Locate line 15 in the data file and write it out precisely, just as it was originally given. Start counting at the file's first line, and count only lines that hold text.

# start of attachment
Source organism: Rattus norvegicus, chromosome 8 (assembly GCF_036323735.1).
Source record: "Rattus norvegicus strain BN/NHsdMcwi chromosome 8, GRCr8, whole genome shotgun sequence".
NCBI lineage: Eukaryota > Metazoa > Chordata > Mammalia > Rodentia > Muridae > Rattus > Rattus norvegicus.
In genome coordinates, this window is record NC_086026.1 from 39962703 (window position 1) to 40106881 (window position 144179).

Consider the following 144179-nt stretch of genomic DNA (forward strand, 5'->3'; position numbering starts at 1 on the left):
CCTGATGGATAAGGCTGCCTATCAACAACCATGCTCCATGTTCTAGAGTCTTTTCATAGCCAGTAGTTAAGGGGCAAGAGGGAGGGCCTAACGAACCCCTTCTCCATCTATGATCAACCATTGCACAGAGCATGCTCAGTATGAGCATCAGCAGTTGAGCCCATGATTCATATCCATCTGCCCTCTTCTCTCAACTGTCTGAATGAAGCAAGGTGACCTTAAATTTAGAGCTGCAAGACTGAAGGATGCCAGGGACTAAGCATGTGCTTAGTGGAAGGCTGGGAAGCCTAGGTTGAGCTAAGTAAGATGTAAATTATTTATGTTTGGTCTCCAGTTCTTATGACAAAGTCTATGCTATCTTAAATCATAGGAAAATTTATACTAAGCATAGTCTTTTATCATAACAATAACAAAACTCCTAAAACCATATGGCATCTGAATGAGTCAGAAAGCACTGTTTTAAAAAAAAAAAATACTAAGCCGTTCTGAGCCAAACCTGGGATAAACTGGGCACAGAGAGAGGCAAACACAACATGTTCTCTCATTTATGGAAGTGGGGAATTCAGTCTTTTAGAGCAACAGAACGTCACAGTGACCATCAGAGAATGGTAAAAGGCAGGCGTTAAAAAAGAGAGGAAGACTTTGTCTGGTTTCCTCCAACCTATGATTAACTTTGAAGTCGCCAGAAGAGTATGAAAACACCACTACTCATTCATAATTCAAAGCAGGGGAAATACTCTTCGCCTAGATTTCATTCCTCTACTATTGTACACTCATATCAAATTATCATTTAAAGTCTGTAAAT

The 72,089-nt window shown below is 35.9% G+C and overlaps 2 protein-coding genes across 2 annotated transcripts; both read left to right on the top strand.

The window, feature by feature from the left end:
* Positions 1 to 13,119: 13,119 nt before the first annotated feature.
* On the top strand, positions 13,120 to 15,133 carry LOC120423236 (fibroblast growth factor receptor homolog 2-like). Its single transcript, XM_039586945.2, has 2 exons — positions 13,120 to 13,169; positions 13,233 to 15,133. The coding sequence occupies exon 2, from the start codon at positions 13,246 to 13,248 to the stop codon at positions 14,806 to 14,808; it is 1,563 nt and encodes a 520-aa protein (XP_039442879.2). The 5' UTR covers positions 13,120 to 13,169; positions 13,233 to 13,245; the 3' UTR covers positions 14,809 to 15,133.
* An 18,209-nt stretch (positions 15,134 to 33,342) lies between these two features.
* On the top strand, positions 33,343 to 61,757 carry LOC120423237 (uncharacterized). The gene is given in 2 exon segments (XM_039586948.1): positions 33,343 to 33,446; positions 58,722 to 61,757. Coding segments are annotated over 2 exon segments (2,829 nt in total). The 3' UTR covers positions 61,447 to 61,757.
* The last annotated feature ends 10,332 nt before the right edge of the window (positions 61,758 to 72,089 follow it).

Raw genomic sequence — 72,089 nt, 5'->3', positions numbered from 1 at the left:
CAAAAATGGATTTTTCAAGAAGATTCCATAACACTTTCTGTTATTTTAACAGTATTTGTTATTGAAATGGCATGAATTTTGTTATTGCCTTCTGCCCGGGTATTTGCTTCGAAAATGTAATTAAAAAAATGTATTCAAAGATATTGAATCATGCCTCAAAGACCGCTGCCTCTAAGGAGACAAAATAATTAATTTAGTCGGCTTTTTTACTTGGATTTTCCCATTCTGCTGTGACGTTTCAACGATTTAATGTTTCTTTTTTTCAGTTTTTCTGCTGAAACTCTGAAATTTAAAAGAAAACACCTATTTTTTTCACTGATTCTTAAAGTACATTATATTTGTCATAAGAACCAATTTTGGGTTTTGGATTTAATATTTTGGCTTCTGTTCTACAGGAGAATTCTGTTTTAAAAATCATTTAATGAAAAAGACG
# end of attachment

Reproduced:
CAAAAATGGATTTTTCAAGAAGATTCCATAACACTTTCTGTTATTTTAACAGTATTTGTTATTGAAATGGCATGAATTTTGTTATTGCCTTCTGCCCGGGTATTTGCTTCGAAAATGTAATTAAAAAAATGTATTCAAAGATATTGAATCATGCCTCAAAGACCGCTGCCTCTAAGGAGACAAAATAATTAATTTAGTCGGCTTTTTTACTTGGATTTTCCCATTCTGCTGTGACGTTTCAACGATTTAATGTTTCTTTTTTTCAGTTTTTCTGCTGAAACTCTGAAATTTAAAAGAAAACACCTATTTTTTTCACTGATTCTTAAAGTACATTATATTTGTCATAAGAACCAATTTTGGGTTTTGGATTTAATATTTTGGCTTCTGTTCTACAGGAGAATTCTGTTTTAAAAATCATTTAATGAAAAAGACG